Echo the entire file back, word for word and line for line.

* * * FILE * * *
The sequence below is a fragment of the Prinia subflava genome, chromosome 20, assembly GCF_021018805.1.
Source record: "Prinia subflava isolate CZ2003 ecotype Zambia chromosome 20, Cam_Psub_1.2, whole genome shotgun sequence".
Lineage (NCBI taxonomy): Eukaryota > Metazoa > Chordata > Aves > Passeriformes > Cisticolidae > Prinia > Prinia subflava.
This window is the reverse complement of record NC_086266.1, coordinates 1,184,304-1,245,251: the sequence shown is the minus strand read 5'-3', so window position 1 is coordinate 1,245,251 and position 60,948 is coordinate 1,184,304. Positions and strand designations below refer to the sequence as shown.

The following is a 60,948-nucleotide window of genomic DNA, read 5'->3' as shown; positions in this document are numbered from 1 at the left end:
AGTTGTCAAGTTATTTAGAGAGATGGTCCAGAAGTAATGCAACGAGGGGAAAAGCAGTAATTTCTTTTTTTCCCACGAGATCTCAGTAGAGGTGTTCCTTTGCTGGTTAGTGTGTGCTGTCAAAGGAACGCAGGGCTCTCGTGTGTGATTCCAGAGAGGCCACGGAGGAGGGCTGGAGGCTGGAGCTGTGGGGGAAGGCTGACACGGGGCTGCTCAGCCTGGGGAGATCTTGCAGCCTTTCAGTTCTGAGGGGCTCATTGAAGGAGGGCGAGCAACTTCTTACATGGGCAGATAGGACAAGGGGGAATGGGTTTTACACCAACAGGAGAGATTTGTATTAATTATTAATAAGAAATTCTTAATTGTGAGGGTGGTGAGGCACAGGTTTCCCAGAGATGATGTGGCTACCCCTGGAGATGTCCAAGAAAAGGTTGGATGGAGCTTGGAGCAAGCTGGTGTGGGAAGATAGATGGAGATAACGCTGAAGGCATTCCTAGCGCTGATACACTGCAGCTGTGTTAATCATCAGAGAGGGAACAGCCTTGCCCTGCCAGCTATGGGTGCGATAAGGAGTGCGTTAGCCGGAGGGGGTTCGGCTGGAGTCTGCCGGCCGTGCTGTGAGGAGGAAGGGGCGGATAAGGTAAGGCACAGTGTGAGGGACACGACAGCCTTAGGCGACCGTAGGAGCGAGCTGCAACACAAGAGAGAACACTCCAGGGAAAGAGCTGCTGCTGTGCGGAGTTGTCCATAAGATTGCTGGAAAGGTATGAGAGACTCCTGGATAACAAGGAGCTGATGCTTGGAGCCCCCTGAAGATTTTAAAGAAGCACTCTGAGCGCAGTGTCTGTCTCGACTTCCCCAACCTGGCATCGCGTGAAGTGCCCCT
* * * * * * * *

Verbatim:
The sequence below is a fragment of the Prinia subflava genome, chromosome 20, assembly GCF_021018805.1.
Source record: "Prinia subflava isolate CZ2003 ecotype Zambia chromosome 20, Cam_Psub_1.2, whole genome shotgun sequence".
Lineage (NCBI taxonomy): Eukaryota > Metazoa > Chordata > Aves > Passeriformes > Cisticolidae > Prinia > Prinia subflava.
This window is the reverse complement of record NC_086266.1, coordinates 1,184,304-1,245,251: the sequence shown is the minus strand read 5'-3', so window position 1 is coordinate 1,245,251 and position 60,948 is coordinate 1,184,304. Positions and strand designations below refer to the sequence as shown.

The following is a 60,948-nucleotide window of genomic DNA, read 5'->3' as shown; positions in this document are numbered from 1 at the left end:
AGTTGTCAAGTTATTTAGAGAGATGGTCCAGAAGTAATGCAACGAGGGGAAAAGCAGTAATTTCTTTTTTTCCCACGAGATCTCAGTAGAGGTGTTCCTTTGCTGGTTAGTGTGTGCTGTCAAAGGAACGCAGGGCTCTCGTGTGTGATTCCAGAGAGGCCACGGAGGAGGGCTGGAGGCTGGAGCTGTGGGGGAAGGCTGACACGGGGCTGCTCAGCCTGGGGAGATCTTGCAGCCTTTCAGTTCTGAGGGGCTCATTGAAGGAGGGCGAGCAACTTCTTACATGGGCAGATAGGACAAGGGGGAATGGGTTTTACACCAACAGGAGAGATTTGTATTAATTATTAATAAGAAATTCTTAATTGTGAGGGTGGTGAGGCACAGGTTTCCCAGAGATGATGTGGCTACCCCTGGAGATGTCCAAGAAAAGGTTGGATGGAGCTTGGAGCAAGCTGGTGTGGGAAGATAGATGGAGATAACGCTGAAGGCATTCCTAGCGCTGATACACTGCAGCTGTGTTAATCATCAGAGAGGGAACAGCCTTGCCCTGCCAGCTATGGGTGCGATAAGGAGTGCGTTAGCCGGAGGGGGTTCGGCTGGAGTCTGCCGGCCGTGCTGTGAGGAGGAAGGGGCGGATAAGGTAAGGCACAGTGTGAGGGACACGACAGCCTTAGGCGACCGTAGGAGCGAGCTGCAACACAAGAGAGAACACTCCAGGGAAAGAGCTGCTGCTGTGCGGAGTTGTCCATAAGATTGCTGGAAAGGTATGAGAGACTCCTGGATAACAAGGAGCTGATGCTTGGAGCCCCCTGAAGATTTTAAAGAAGCACTCTGAGCGCAGTGTCTGTCTCGACTTCCCCAACCTGGCATCGCGTGAAGTGCCCCT